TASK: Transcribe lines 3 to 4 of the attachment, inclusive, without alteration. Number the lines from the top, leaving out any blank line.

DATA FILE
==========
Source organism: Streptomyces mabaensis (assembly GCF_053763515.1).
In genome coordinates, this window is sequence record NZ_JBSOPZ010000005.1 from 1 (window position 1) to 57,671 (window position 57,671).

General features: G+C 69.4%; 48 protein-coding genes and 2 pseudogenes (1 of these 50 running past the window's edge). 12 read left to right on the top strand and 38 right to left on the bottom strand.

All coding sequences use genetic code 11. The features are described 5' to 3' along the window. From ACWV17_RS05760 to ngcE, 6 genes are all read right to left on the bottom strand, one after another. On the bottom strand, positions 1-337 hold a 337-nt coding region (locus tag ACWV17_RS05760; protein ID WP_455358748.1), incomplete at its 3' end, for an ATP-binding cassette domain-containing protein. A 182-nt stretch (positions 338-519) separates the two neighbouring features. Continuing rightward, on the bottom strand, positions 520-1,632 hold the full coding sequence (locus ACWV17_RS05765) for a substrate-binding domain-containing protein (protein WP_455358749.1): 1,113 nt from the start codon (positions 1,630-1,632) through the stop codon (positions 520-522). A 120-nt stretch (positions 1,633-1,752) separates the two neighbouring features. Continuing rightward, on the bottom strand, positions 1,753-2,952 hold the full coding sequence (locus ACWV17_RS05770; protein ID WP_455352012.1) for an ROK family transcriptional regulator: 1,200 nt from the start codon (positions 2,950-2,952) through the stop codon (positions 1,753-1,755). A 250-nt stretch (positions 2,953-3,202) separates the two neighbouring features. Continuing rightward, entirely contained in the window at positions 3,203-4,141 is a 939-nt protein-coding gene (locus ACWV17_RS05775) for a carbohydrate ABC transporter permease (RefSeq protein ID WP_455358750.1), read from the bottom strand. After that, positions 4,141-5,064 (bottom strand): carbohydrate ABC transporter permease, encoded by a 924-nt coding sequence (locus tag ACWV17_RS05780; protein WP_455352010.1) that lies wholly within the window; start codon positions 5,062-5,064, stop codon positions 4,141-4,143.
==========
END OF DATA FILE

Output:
General features: G+C 69.4%; 48 protein-coding genes and 2 pseudogenes (1 of these 50 running past the window's edge). 12 read left to right on the top strand and 38 right to left on the bottom strand.

All coding sequences use genetic code 11. The features are described 5' to 3' along the window. From ACWV17_RS05760 to ngcE, 6 genes are all read right to left on the bottom strand, one after another. On the bottom strand, positions 1-337 hold a 337-nt coding region (locus tag ACWV17_RS05760; protein ID WP_455358748.1), incomplete at its 3' end, for an ATP-binding cassette domain-containing protein. A 182-nt stretch (positions 338-519) separates the two neighbouring features. Continuing rightward, on the bottom strand, positions 520-1,632 hold the full coding sequence (locus ACWV17_RS05765) for a substrate-binding domain-containing protein (protein WP_455358749.1): 1,113 nt from the start codon (positions 1,630-1,632) through the stop codon (positions 520-522). A 120-nt stretch (positions 1,633-1,752) separates the two neighbouring features. Continuing rightward, on the bottom strand, positions 1,753-2,952 hold the full coding sequence (locus ACWV17_RS05770; protein ID WP_455352012.1) for an ROK family transcriptional regulator: 1,200 nt from the start codon (positions 2,950-2,952) through the stop codon (positions 1,753-1,755). A 250-nt stretch (positions 2,953-3,202) separates the two neighbouring features. Continuing rightward, entirely contained in the window at positions 3,203-4,141 is a 939-nt protein-coding gene (locus ACWV17_RS05775) for a carbohydrate ABC transporter permease (RefSeq protein ID WP_455358750.1), read from the bottom strand. After that, positions 4,141-5,064 (bottom strand): carbohydrate ABC transporter permease, encoded by a 924-nt coding sequence (locus tag ACWV17_RS05780; protein WP_455352010.1) that lies wholly within the window; start codon positions 5,062-5,064, stop codon positions 4,141-4,143.